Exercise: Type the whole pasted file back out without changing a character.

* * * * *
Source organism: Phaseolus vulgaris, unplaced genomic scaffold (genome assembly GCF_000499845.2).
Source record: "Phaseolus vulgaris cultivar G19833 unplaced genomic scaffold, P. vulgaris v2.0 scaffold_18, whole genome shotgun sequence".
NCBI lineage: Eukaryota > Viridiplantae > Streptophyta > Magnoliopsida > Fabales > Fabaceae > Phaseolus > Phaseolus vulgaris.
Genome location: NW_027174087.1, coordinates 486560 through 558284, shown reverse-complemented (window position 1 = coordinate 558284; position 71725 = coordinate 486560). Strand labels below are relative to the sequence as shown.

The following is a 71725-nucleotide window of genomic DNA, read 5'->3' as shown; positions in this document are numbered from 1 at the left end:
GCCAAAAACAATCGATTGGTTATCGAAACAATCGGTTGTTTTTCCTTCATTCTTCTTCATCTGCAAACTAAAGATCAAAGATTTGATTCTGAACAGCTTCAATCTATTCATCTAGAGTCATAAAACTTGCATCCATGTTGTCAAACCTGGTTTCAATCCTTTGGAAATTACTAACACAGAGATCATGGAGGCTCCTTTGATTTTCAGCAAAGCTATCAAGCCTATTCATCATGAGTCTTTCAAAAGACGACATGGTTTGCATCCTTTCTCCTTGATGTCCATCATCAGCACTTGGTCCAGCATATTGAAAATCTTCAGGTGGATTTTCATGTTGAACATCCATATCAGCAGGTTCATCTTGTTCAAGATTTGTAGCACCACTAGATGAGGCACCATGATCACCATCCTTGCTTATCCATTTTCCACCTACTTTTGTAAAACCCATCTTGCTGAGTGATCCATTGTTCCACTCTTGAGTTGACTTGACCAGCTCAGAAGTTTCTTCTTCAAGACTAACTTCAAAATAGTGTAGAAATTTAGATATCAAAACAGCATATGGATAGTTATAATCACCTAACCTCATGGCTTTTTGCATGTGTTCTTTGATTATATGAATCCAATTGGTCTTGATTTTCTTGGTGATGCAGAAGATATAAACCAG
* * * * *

Source organism: Phaseolus vulgaris, unplaced genomic scaffold (genome assembly GCF_000499845.2).
Source record: "Phaseolus vulgaris cultivar G19833 unplaced genomic scaffold, P. vulgaris v2.0 scaffold_18, whole genome shotgun sequence".
NCBI lineage: Eukaryota > Viridiplantae > Streptophyta > Magnoliopsida > Fabales > Fabaceae > Phaseolus > Phaseolus vulgaris.
Genome location: NW_027174087.1, coordinates 486560 through 558284, shown reverse-complemented (window position 1 = coordinate 558284; position 71725 = coordinate 486560). Strand labels below are relative to the sequence as shown.

The following is a 71725-nucleotide window of genomic DNA, read 5'->3' as shown; positions in this document are numbered from 1 at the left end:
GCCAAAAACAATCGATTGGTTATCGAAACAATCGGTTGTTTTTCCTTCATTCTTCTTCATCTGCAAACTAAAGATCAAAGATTTGATTCTGAACAGCTTCAATCTATTCATCTAGAGTCATAAAACTTGCATCCATGTTGTCAAACCTGGTTTCAATCCTTTGGAAATTACTAACACAGAGATCATGGAGGCTCCTTTGATTTTCAGCAAAGCTATCAAGCCTATTCATCATGAGTCTTTCAAAAGACGACATGGTTTGCATCCTTTCTCCTTGATGTCCATCATCAGCACTTGGTCCAGCATATTGAAAATCTTCAGGTGGATTTTCATGTTGAACATCCATATCAGCAGGTTCATCTTGTTCAAGATTTGTAGCACCACTAGATGAGGCACCATGATCACCATCCTTGCTTATCCATTTTCCACCTACTTTTGTAAAACCCATCTTGCTGAGTGATCCATTGTTCCACTCTTGAGTTGACTTGACCAGCTCAGAAGTTTCTTCTTCAAGACTAACTTCAAAATAGTGTAGAAATTTAGATATCAAAACAGCATATGGATAGTTATAATCACCTAACCTCATGGCTTTTTGCATGTGTTCTTTGATTATATGAATCCAATTGGTCTTGATTTTCTTGGTGATGCAGAAGATATAAACCAG